PHOENIX — Efforts to allow some immigrants without legal status to pay
lower tuition rates have pitted Arizona Attorney General Tom Horne against
higher education leaders and raised questions about whether the state’s refusal
to grant public benefits to young immigrants granted deferred deportation by the
Obama administration is legal.
Officials from the Maricopa County Community College District said Wednesday
that a judge should review Arizona’s law to avoid conflicting interpretations.
Horne has threatened to sue the district over its recent policy allowing young
immigrants participating in the Obama administration program to pay in-state
“We believe that MCCCD’s policy continues to comply with state and federal
law. Nonetheless, we agree that there is uncertainty about the state statutes,”
school officials wrote in a letter to Horne on Wednesday.
Under state law, immigrants without lawful status do not qualify for public
benefits, including in-state tuition rates. But the law doesn’t define what
constitutes a legal resident. It does, however, list a work visa as sufficient
evidence of legal status. Young people in the program are eligible for work
visas, but Gov. Jan Brewer has said they are not lawful residents under state
The state’s dismissal of the federal deferred action program is already up for
legal review. Lawyers demanding driver’s licenses for youths in the program have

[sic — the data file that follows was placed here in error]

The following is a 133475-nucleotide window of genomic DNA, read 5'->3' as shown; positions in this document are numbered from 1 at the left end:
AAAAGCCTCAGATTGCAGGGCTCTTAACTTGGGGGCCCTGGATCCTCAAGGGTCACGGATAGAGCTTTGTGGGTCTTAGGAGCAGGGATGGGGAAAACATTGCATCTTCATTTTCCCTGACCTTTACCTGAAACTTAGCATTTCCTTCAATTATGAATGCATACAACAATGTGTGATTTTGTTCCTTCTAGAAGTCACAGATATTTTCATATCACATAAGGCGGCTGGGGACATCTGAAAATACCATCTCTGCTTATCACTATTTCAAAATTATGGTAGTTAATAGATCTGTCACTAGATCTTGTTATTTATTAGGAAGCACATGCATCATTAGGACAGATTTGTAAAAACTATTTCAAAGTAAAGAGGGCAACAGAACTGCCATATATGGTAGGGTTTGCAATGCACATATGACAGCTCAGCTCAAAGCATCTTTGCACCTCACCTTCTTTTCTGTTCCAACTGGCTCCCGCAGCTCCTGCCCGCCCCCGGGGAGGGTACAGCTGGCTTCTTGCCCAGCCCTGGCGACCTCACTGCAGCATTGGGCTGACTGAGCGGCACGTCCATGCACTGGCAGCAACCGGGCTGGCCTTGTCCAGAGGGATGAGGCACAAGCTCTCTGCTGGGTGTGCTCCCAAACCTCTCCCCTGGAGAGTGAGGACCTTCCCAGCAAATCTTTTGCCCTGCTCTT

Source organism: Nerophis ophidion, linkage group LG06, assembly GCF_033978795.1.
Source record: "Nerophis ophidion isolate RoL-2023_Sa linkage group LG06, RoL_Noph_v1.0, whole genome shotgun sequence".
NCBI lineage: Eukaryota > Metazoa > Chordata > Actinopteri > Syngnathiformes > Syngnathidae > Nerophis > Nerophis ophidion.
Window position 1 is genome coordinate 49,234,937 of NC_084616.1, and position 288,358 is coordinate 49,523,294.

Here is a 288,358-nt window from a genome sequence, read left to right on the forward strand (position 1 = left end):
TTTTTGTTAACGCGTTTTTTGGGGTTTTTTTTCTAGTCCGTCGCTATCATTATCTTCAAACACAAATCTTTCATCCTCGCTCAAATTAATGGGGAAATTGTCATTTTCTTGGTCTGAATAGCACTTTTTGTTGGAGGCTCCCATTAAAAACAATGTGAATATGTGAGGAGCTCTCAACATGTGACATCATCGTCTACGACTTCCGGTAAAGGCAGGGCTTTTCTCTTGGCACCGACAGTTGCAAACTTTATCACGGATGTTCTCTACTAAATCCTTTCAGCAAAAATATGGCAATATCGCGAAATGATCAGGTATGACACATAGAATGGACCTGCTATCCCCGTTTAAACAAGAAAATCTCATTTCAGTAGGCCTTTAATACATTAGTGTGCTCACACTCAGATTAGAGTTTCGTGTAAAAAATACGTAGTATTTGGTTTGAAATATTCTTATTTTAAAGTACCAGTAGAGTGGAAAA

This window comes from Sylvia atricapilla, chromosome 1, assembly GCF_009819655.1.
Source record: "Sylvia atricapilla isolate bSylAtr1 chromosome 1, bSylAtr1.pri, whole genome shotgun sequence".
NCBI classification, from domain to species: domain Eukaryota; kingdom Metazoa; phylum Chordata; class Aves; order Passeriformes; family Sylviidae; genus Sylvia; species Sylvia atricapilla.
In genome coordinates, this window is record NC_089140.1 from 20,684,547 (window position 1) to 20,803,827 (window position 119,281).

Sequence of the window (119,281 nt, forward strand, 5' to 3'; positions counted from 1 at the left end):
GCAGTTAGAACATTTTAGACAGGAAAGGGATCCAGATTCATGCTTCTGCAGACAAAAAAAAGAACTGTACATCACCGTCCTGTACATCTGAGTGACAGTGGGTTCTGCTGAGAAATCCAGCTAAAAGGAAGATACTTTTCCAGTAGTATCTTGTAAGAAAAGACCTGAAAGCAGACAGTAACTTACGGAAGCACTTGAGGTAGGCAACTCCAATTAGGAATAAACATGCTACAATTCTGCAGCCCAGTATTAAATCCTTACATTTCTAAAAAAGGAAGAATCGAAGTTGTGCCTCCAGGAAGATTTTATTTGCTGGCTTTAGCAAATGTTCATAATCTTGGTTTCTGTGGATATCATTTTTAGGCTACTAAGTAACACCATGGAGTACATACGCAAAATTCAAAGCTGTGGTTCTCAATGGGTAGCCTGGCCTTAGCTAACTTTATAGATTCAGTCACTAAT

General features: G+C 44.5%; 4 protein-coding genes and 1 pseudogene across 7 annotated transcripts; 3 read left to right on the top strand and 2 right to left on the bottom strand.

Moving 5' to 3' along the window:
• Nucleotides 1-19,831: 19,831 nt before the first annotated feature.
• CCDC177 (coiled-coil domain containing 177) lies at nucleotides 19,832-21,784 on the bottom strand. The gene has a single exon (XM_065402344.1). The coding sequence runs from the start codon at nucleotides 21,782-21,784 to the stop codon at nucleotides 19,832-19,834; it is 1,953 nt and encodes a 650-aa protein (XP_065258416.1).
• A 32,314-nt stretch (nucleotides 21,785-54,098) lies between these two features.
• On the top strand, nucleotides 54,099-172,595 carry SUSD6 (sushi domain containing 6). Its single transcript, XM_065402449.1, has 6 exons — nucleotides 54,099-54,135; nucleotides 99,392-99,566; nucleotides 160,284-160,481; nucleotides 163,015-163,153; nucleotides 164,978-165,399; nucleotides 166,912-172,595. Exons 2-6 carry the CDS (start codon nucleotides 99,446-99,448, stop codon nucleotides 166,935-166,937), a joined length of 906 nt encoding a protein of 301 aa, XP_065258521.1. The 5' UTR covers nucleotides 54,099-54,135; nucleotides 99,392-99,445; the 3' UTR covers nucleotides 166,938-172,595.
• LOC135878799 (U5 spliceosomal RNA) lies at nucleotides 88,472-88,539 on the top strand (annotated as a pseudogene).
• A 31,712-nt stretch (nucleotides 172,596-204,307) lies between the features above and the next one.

raised similar challenges to the state’s policy.
For now, neither side is backing down.
The Maricopa college district’s executive board decided Tuesday to uphold its
in-state tuition policy despite Horne’s warnings. Meanwhile, a spokeswoman for
Horne said Wednesday that he has not made a decision to legally challenge the
district’s policy at this time, but could take action as soon as Thursday.
Maricopa officials are among a growing number of higher education leaders
statewide who say students who attend Arizona high schools should later be able
to pay in-state or reduced tuition if they participate in the Obama
Pima Community College in Tucson also recently opted to offer in-state tuition
for these students. The change reduces the annual cost for full-time enrollment
from more than $9,000 to about $2,000. A school spokesman said Wednesday that
Horne had not raised legal concerns about the policy.
More recently, the Arizona Board of Regents directed its legal staff to find a
way to lower tuition rates for these students without violating state law. A
proposal is expected in June. The regents have not reached out to Horne’s office
for legal guidelines, spokeswoman Sarah Harper said.
“They would definitely be making sure that any options would be within the
perimeters of the law,” Harper said.
Immigrants protected under the Obama policy unveiled in June 2012 must be
younger than 30 and must have come to the U.S. before they turned 16. Roughly
80,000 immigrants in Arizona are eligible, according to state estimates.
The Maricopa County Community College District adopted its in-state tuition
program in September.
“We feel pretty confident that our interpretation of the law is correct,”
district spokesman Tom Gariepy said in a phone interview Wednesday.
At least 13 states allow immigrants who have lived in the country for many
years without legal status to pay in-state tuition.